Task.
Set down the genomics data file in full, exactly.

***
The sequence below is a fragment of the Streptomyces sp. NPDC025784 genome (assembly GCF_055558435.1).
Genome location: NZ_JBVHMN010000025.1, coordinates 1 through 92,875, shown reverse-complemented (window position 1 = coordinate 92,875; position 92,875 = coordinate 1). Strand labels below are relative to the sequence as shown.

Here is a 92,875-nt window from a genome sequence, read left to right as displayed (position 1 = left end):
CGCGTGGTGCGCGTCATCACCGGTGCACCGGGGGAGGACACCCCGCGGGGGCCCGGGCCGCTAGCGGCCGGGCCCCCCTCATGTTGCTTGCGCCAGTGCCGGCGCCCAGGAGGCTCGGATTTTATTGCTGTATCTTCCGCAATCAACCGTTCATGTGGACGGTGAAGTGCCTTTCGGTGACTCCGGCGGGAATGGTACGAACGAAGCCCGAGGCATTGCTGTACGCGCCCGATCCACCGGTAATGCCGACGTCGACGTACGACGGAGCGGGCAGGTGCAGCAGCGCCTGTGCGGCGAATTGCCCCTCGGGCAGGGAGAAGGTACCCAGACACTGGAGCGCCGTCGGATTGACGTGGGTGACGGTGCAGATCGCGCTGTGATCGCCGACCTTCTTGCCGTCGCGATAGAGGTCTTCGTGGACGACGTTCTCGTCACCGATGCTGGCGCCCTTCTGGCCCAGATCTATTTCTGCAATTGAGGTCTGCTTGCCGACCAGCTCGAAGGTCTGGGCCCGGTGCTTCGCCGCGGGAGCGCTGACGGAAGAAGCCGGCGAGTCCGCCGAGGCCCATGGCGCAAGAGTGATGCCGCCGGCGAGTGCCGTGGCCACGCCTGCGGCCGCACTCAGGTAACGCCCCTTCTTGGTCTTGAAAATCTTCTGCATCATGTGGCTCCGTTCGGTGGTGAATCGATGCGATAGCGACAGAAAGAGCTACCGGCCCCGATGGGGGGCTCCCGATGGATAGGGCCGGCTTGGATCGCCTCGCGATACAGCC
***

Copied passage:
The sequence below is a fragment of the Streptomyces sp. NPDC025784 genome (assembly GCF_055558435.1).
Genome location: NZ_JBVHMN010000025.1, coordinates 1 through 92,875, shown reverse-complemented (window position 1 = coordinate 92,875; position 92,875 = coordinate 1). Strand labels below are relative to the sequence as shown.

Here is a 92,875-nt window from a genome sequence, read left to right as displayed (position 1 = left end):
CGCGTGGTGCGCGTCATCACCGGTGCACCGGGGGAGGACACCCCGCGGGGGCCCGGGCCGCTAGCGGCCGGGCCCCCCTCATGTTGCTTGCGCCAGTGCCGGCGCCCAGGAGGCTCGGATTTTATTGCTGTATCTTCCGCAATCAACCGTTCATGTGGACGGTGAAGTGCCTTTCGGTGACTCCGGCGGGAATGGTACGAACGAAGCCCGAGGCATTGCTGTACGCGCCCGATCCACCGGTAATGCCGACGTCGACGTACGACGGAGCGGGCAGGTGCAGCAGCGCCTGTGCGGCGAATTGCCCCTCGGGCAGGGAGAAGGTACCCAGACACTGGAGCGCCGTCGGATTGACGTGGGTGACGGTGCAGATCGCGCTGTGATCGCCGACCTTCTTGCCGTCGCGATAGAGGTCTTCGTGGACGACGTTCTCGTCACCGATGCTGGCGCCCTTCTGGCCCAGATCTATTTCTGCAATTGAGGTCTGCTTGCCGACCAGCTCGAAGGTCTGGGCCCGGTGCTTCGCCGCGGGAGCGCTGACGGAAGAAGCCGGCGAGTCCGCCGAGGCCCATGGCGCAAGAGTGATGCCGCCGGCGAGTGCCGTGGCCACGCCTGCGGCCGCACTCAGGTAACGCCCCTTCTTGGTCTTGAAAATCTTCTGCATCATGTGGCTCCGTTCGGTGGTGAATCGATGCGATAGCGACAGAAAGAGCTACCGGCCCCGATGGGGGGCTCCCGATGGATAGGGCCGGCTTGGATCGCCTCGCGATACAGCC